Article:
At first glance, this is a simply a lovely photograph of a proud-looking elderly gentleman and a young bride on her wedding day, but behind the smiles is a remarkable … and tragic story.
The gentleman is Thomas Liddle; my great great grandfather, and the woman is my grandmother Gertrude Liddle, pictured on the day she married Eric Kirby in August 1934.
This is not just a random family snapshot though; Gertrude was given away by her grandfather, because her father had died when “Gertie” was just nine years of age.
William Liddle was born in Darlington on this very day in 1885, the third oldest of ten children born to Thomas and his wife Annie (née Trotter). He married Gertrude Horton in 1910, and by the time the census was taken the following year, the couple had set up home in a house on Cockerton Green. William was working as a cellarman for a wine and spirit merchant, and my gran was born on 9 March 1911 (she was barely three-weeks old when the enumerator called…).
William and Gertrude had three other children: Vera (in 1914), William (in 1916) and Leslie, the birth of the last-named being recorded during the first half of 1920; yet within months of becoming a father for the fourth time, William had passed away…
One of the causes of death (on 6 September) was given as “phlebitis”, which had resulted in an eight-day stay in hospital. Many years ago, I had heard that his condition may have been as a result of complications following injuries sustained in the First World War, but I wasn’t prepared for the awful truth that was revealed in William’s pension records.
On 1 August 1917, William was in the Belgian town of Poperinge. It was an important rail centre behind the front line, used for distributing supplies and billeting troops, Poperinge had been a target for German long-range artillery, but on 31 July 1917, the town and surrounding areas were bombed by enemy aircraft. The Allies launched an attack on German lines, which marked the start of the Third Battle of Ypres, one of the most controversial and costly offensives of the First World War. The heaviest fighting would be concentrated around the village of Passchendaele; and this is the better-known name of the battle that ended in November 1917, with the combined loss of over half a million lives…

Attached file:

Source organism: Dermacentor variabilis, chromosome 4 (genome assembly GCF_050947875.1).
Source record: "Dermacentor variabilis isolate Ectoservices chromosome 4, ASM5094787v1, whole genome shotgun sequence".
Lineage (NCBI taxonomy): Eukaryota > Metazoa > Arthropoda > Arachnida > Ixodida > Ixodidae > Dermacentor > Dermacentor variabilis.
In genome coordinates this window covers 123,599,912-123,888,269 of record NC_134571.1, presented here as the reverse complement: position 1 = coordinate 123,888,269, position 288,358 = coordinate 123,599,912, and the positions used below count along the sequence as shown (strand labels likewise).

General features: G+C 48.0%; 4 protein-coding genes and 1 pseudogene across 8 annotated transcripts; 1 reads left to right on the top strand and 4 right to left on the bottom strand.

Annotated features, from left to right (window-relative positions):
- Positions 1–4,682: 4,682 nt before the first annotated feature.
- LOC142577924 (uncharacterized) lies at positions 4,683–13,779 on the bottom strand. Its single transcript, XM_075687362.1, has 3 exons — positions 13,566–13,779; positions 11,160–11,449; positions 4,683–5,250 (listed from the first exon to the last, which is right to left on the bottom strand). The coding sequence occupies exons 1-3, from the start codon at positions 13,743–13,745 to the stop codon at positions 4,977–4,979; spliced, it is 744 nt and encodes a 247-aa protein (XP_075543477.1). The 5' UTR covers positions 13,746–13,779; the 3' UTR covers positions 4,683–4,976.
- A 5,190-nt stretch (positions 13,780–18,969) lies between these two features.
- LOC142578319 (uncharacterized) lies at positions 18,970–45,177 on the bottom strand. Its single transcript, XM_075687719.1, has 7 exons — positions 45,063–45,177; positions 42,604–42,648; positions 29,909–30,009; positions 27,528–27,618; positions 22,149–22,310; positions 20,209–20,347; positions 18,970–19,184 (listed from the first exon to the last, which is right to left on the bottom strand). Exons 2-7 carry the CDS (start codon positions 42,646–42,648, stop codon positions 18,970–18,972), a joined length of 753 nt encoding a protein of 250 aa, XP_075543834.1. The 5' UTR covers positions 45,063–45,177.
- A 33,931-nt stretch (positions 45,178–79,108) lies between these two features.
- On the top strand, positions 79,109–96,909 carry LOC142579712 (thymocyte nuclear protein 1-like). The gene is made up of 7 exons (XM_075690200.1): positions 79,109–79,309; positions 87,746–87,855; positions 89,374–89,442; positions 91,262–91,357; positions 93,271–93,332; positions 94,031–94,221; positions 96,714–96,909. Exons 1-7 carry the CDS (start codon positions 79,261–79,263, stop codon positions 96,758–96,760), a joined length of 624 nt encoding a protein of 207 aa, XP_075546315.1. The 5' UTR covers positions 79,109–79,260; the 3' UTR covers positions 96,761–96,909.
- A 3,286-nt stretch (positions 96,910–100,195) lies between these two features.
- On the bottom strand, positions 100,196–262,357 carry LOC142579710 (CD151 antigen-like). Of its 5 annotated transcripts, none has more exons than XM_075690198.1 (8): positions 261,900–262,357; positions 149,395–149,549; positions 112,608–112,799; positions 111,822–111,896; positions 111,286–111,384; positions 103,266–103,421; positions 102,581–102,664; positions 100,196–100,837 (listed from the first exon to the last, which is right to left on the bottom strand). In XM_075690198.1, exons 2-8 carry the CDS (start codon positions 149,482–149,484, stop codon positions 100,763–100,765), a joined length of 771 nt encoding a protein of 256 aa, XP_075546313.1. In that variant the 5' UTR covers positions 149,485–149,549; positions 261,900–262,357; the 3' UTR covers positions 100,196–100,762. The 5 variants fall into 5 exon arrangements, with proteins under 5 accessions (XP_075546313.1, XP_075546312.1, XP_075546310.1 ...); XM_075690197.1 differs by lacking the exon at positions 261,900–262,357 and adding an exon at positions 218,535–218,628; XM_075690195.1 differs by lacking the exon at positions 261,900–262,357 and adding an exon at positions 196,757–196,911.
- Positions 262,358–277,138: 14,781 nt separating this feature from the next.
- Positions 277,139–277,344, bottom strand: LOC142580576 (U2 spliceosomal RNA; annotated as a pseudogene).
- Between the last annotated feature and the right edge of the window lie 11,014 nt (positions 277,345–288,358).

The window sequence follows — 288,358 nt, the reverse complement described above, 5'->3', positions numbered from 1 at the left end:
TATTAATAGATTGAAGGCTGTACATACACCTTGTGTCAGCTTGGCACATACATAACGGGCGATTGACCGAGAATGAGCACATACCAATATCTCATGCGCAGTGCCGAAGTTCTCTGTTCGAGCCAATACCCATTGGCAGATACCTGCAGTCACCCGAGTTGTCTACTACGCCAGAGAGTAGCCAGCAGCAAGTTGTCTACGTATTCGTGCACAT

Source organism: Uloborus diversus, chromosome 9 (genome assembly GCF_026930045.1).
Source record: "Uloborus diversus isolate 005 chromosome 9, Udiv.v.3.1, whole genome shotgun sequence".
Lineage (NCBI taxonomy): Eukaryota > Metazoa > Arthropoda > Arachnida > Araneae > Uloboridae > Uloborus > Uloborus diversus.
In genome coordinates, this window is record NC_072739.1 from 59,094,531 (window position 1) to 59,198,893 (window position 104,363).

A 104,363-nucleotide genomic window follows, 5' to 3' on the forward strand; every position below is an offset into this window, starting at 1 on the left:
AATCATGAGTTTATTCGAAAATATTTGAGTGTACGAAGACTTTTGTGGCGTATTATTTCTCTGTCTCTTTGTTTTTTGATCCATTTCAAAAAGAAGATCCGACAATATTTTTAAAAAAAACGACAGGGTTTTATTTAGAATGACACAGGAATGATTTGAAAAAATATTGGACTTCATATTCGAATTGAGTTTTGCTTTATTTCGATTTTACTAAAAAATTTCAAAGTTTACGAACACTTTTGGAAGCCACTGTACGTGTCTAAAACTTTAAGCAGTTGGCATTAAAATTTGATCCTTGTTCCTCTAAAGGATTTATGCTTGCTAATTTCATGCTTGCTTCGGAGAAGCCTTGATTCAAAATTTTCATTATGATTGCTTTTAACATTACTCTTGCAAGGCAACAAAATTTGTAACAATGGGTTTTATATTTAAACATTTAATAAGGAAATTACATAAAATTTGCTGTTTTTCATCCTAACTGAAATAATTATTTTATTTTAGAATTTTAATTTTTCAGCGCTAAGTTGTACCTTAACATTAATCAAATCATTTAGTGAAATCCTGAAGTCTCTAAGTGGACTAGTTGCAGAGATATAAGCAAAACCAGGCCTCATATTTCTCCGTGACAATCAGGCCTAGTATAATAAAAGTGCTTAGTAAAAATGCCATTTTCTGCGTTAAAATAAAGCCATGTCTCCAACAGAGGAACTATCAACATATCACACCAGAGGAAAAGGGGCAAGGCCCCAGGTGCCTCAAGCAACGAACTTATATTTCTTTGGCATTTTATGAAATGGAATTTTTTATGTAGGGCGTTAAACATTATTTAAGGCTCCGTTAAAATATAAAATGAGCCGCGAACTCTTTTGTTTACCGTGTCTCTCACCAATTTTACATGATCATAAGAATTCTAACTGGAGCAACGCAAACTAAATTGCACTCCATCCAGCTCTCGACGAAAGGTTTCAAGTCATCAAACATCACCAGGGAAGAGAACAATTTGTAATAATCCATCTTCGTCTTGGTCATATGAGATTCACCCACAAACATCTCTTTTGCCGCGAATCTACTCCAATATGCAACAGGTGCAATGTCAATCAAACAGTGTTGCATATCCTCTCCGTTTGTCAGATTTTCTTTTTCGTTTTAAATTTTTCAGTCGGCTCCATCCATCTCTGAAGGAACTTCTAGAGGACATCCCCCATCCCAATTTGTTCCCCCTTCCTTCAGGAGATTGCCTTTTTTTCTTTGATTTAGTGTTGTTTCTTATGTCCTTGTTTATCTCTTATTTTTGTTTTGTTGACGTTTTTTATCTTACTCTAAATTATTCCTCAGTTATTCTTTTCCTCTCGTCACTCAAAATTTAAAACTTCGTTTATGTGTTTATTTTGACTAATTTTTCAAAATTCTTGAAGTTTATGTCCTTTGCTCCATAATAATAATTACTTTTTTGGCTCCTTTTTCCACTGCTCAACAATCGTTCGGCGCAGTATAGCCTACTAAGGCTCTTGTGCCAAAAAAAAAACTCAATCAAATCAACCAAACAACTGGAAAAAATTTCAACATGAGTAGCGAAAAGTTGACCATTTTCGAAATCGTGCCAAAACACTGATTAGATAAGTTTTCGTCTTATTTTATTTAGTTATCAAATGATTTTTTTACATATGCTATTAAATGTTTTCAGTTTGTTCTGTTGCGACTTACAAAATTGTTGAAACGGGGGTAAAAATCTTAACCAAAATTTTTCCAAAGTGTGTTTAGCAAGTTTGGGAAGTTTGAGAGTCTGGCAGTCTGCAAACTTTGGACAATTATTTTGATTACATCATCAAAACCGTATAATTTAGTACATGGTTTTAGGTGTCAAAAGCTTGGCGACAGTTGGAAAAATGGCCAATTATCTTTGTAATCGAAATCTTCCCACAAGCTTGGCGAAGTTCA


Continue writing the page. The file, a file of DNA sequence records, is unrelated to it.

William was injured on the first full day of fighting, and the immediate sense of foreboding came from the title of the first document I found: “Medical Report on an Invalid”…
I’m not sure that the bare statistics – shocking as they are – convey the true horror of war; for me, that comes from reading individual stories or experiences, trying to comprehend how a few words represent a life that has been extinguished or changed forever in the cruellest blinking of a proverbial eye, thinking about the resulting devastation for the family that is left behind … then multiply all that half a million times.
William’s injury – sustained on the first full day of fighting – was described as the “amputation of right arm at shoulder”.
Just six words … with such far-reaching consequences.
The graphic report continues: “… arm amputated on Aug 2nd. Aug 4th gangrene set in in ant[erior] muscle flap. Flap was excised. Sep 22nd excision of head of humerus” (“excise” means to completely remove – in medical terms).
It was difficult to read, and all sorts of images started to flash through my mind. The next section of the report described William as being 5’9” tall, with light blue eyes and light brown hair; information that suddenly made those mental images even more real – especially as the only two pictures I have are creased and stained black and white portraits (and this is one of them).
What I found really surprising is that details of William’s injury (both the cause and extent) were never passed down to subsequent generations. The loss of limb would have been impossible to hide; maybe there was some social stigma, I don’t know, but in my eyes William was a hero.
William was awarded the Victory medal, as well as the 1914-15 Star and British War medal – although it would seem unlikely that these were any great source of comfort for Gertrude (above), who just three years after her husband returned from Belgium was facing life as a 33-year old widow with four children to raise…
It is hard to believe that things could have got any worse for Gertrude, but in August 1923, she had to deal with the loss of her elder son William, who was crushed to death after slipping and falling from the coupling bar of a traction engine that was on its way to the annual Cockerton fair.
He was seven-years old…
I can’t even begin to imagine how you can cope with the death of a husband and child in such traumatic circumstances, but over the decades that followed, Gertrude displayed genuinely humbling courage and selflessness. In her own quiet and dignified way, she devoted her own life to giving her family the best chance she possibly could. Gertrude never remarried – in fact, to the best of my knowledge she never had another relationship – and by the time she passed away in 1983 (aged 96), she had been widowed for almost 63 years.
Gertrude’s slight stature belied her incredible strength and resolve and I am fortunate that she lived long enough for me to visit her, spend time with her, and most importantly remember her.
Everyone’s family history will include stories of remarkable people and events that have helped to shape our own lives. One picture can paint a thousand words – in this case, the image at the top of the page tells (in exactly 1,000 words) the story of two people who weren’t even in the photo.
This blog is dedicated to William and Gertrude Liddle, from your proud great grandson Richard, with much love x